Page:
Coastline. The coasts are highly indented and predominantly high and steep, with small bays of the Dalmatian (in the west) and fan (in the south) types. There are many islands and a highly winding shoreline in the Adriatic Sea and particularly in the Aegean; the opposite is true in the Black Sea. The total area of islands adjacent to the Balkan Peninsula is about 21,500 sq km.

Topography. The topography of the Balkan Peninsula is predominantly mountainous. Great dissection of the surface and the presence of numerous intermontane basins are characteristic. In the northeast of the peninsula lie the Pirin, Rila (Mount Musala, 2,925 m, the highest on the Balkan Peninsula), and Rhodope mountains. To the north of the Rhodope, and separated from them by longitudinal basins, lie the Stara Planina (the Balkan Mountains). To the north they gradually descend to the hilly Danube plain. The abovementioned mountains are characterized by a predominance of relatively gentle slopes and worn-down peaks. In the Rila and Pirin mountains, the topography is of the alpine type. Along the entire western edge of the Balkan Peninsula stretches the Dinaric highland, which in the south becomes the Pindus Mountains and the mountains of the Pelopon-nesos. These mountains are marked by steep slopes and an abundance of deep gorges. The peaks are often mesalike. Karst landforms are widely developed, particularly in the west and southwest of the Dinaric highland (the Karst or Kras plateau). The plains are confined predominantly to the marginal areas and in part to the intramontane depressions. The largest of them are the Thracian, Thessaloniki, Thes-saly, and Albanian lowlands, and the southern portion of the lower and middle Danubian plains.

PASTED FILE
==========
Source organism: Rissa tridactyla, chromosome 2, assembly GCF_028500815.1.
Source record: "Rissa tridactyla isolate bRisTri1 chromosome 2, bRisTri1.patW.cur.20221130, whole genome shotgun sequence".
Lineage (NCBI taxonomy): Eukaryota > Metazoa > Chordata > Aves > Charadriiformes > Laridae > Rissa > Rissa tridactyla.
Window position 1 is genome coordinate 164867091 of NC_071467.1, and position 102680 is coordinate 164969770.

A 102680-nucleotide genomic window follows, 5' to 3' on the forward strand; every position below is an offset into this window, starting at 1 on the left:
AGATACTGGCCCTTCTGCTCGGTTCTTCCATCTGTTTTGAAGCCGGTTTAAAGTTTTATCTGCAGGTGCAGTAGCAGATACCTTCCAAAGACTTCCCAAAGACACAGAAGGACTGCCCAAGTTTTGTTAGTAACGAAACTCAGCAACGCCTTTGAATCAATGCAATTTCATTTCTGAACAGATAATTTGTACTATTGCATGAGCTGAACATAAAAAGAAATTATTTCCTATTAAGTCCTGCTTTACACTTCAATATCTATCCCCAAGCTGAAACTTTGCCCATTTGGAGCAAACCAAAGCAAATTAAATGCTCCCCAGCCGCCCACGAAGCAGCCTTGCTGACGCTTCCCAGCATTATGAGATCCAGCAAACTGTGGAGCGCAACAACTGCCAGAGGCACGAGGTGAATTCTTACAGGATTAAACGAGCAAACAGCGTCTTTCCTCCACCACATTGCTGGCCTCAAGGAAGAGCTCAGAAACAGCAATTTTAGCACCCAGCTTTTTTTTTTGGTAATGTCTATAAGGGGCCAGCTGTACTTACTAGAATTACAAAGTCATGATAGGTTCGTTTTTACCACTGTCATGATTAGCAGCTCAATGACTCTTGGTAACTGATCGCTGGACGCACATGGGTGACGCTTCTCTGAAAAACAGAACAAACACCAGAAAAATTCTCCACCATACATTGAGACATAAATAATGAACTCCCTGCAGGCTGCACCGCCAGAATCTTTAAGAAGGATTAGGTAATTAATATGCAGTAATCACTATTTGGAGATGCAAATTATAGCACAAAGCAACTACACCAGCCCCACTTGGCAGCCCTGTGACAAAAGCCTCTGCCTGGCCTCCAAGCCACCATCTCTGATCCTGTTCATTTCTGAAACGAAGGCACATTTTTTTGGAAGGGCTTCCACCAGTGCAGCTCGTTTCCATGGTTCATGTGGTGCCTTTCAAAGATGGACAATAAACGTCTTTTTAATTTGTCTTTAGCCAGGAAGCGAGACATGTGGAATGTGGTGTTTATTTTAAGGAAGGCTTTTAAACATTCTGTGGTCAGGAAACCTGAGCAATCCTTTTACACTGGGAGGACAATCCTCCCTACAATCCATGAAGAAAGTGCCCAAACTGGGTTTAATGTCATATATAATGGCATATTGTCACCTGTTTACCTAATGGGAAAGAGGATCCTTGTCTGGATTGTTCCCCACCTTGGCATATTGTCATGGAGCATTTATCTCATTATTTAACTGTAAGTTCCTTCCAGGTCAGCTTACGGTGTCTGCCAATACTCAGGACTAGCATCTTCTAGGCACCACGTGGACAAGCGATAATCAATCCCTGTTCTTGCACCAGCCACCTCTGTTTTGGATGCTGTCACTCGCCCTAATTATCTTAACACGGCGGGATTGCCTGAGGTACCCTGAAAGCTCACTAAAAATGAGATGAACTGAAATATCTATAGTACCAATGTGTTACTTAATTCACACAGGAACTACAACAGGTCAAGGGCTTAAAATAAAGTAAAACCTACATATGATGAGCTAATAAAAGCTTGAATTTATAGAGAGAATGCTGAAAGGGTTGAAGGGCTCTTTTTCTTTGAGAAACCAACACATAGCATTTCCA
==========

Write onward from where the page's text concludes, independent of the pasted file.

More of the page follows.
Geological structure. The geological structure of the Balkan Peninsula is related to the alpine folded area. Within its limits lie three ancient massifs—the Serbo-Macedonian, the Rhodope, and the Pelagonian. These are composed of Pre-cambrian crystalline schists and gneisses which were crumpled into folds in the era of the Baikalian folding and are shot through with late Paleozoic granites. A portion of the massifs, particularly the Serbo-Macedonian, is covered with a mantle of sedimentary Mesozoic and Cenozoic, and in places Paleozoic, deposits.